I’ve been sorting through our group policies and rewriting them ready for a switch over to Windows 7. During my thorough investigation it turns out our current policies overlap a fair bit, and it’s no wonder we have trouble tracking down why something we’re sure we’ve set in GP turns up unset on logon ((This is going to get more technical than usual. Regular readers can tune out… Now)).
So my big project has been going through our settings one by one, and deciding which of these categories they fall into:
- Common Computer settings - all the computers should get these as they are vital to the function of the network, or are likely to break something if they aren’t explicitly set for our staff and students.
- Common User settings - everything else that just can’t be set in the Computer policy.
- Staff Settings
- Student Settings
The interesting trick I’ve learned about the printer GPs though is how to apply printers based on the computer’s OU without using local loopback!
The problem with managing printers in a school environment is that unlike corporations (which GP is clearly geared towards) people move around all the time but want to be connected to both their printers in their offices on the other side of the school, but also the local printer in the classroom they’re in ((they also want the computer to magically know which one they want to print to by default each time it changes, but that’s another story)). Microsoft decided that without any extra tricks they would let you set a default printer for a user, but not for a room because Betty from HR will only ever use the one computer in her office.
The Old Trick
Then they told people you could get around this by enabling local loopback, which applies both computer and user policies to a user, so you could set the printer as default in a computer policy using the “user” section, then make the computer read the computer section at logon and apply the printer. The problem with this ((anecdotally at least, I can’t find hard evidence)) is that it could slow down your logins, as it increases the number of policies it has to read and evaluate to prepare the desktop.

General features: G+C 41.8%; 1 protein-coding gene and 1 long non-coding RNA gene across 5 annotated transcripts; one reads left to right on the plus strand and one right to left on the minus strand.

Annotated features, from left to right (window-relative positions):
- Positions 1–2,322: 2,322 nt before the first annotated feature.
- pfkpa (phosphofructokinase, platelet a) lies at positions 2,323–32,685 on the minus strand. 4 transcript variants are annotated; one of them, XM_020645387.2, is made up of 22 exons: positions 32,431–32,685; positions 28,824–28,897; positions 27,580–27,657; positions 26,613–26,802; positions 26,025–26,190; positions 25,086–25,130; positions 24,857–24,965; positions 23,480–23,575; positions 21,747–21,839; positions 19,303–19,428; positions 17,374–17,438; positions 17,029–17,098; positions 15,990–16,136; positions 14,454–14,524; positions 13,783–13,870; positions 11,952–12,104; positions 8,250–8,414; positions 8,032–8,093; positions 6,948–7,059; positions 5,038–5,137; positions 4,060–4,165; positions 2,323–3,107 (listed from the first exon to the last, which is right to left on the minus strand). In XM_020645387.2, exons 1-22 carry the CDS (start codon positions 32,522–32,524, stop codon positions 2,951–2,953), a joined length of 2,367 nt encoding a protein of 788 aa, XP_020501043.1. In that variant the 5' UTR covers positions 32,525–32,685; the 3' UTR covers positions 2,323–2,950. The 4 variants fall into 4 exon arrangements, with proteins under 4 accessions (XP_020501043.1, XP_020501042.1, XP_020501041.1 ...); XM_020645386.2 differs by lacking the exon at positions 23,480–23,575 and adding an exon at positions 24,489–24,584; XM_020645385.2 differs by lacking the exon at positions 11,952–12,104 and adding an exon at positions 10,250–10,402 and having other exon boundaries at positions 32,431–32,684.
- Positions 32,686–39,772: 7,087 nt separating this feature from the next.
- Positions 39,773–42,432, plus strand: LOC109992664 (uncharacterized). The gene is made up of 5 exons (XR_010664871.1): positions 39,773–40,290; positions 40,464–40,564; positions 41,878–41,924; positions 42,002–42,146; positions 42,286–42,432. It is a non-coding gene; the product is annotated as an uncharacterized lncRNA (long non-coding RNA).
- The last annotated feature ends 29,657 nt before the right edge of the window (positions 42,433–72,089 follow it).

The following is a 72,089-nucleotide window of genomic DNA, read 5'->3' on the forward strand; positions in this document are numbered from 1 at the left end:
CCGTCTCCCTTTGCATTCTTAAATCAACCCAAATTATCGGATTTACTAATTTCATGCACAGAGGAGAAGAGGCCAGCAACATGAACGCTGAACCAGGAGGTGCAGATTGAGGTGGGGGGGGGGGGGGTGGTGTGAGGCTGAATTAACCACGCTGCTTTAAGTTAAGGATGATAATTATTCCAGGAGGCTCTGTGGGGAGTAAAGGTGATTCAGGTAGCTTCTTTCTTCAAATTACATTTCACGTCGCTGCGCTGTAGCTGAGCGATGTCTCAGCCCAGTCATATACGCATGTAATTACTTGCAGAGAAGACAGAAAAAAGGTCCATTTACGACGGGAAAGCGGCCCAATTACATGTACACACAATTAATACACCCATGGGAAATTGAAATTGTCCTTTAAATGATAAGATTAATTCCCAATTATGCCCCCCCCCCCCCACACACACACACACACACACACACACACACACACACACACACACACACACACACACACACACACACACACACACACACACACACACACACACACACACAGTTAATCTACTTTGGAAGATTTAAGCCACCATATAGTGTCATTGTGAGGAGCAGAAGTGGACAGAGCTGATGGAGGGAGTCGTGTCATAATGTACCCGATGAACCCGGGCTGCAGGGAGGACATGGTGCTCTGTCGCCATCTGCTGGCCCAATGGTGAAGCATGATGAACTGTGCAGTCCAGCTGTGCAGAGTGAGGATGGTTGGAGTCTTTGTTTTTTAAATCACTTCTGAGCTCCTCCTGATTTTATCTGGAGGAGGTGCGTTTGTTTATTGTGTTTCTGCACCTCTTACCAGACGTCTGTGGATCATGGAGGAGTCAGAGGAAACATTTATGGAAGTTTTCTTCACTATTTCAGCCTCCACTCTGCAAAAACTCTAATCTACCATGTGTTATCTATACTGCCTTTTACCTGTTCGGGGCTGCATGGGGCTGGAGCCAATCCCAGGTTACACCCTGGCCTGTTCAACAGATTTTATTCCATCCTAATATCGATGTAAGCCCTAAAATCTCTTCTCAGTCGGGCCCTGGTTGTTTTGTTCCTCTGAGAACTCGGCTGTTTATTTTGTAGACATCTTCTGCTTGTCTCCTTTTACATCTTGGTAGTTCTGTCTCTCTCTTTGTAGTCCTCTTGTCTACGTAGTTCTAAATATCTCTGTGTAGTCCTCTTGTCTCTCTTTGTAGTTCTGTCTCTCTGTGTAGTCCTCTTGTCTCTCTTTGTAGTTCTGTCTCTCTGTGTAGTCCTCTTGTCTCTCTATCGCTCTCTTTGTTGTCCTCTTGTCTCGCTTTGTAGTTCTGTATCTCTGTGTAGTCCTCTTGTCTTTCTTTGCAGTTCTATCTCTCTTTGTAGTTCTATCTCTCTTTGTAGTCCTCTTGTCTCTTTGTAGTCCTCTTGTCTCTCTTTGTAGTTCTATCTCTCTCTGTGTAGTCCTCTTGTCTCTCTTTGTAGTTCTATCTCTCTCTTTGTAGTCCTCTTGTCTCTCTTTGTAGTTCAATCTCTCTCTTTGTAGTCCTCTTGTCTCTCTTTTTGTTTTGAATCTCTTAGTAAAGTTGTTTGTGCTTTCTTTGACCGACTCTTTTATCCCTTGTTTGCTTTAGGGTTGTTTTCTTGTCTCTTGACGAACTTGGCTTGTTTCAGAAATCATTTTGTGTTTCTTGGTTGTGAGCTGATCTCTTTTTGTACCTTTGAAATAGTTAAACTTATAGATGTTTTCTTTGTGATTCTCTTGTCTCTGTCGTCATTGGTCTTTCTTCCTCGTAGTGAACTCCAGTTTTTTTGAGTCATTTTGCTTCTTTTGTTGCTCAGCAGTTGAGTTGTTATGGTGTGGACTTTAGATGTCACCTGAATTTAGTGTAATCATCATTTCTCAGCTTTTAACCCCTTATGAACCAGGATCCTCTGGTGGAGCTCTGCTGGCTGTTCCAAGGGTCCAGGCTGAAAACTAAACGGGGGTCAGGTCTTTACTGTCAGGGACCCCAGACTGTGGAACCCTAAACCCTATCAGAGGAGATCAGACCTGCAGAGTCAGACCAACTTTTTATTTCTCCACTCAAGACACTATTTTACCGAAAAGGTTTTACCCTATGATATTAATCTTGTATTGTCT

The New Way
In my quest to eliminate unnecessary policies, I wanted to kill local-loopback too. A bit of research turned up this page on using GP Preferences to assign default printers, which I already knew and was using, but it advocated using local-loopback.
Further down that page was a comment by Michael Moore who had this bit of advice:
bq.. Actually, if you Item Level target a group which has a computer in
it, it will still install the printer even though these preferences are
under the User Configuration Section of the GPO.
Try it, saved on loopback.
So I followed the directions on that site (it has helpful screenshots) to create a printer policy and target specific computer OUs, but then instead of turning on local-loopback, I simply ticked Run in logged-on user’s security context (user policy option).
Now my printers deploy and are set as default based on the current computer’s OU without using local-loopback at all.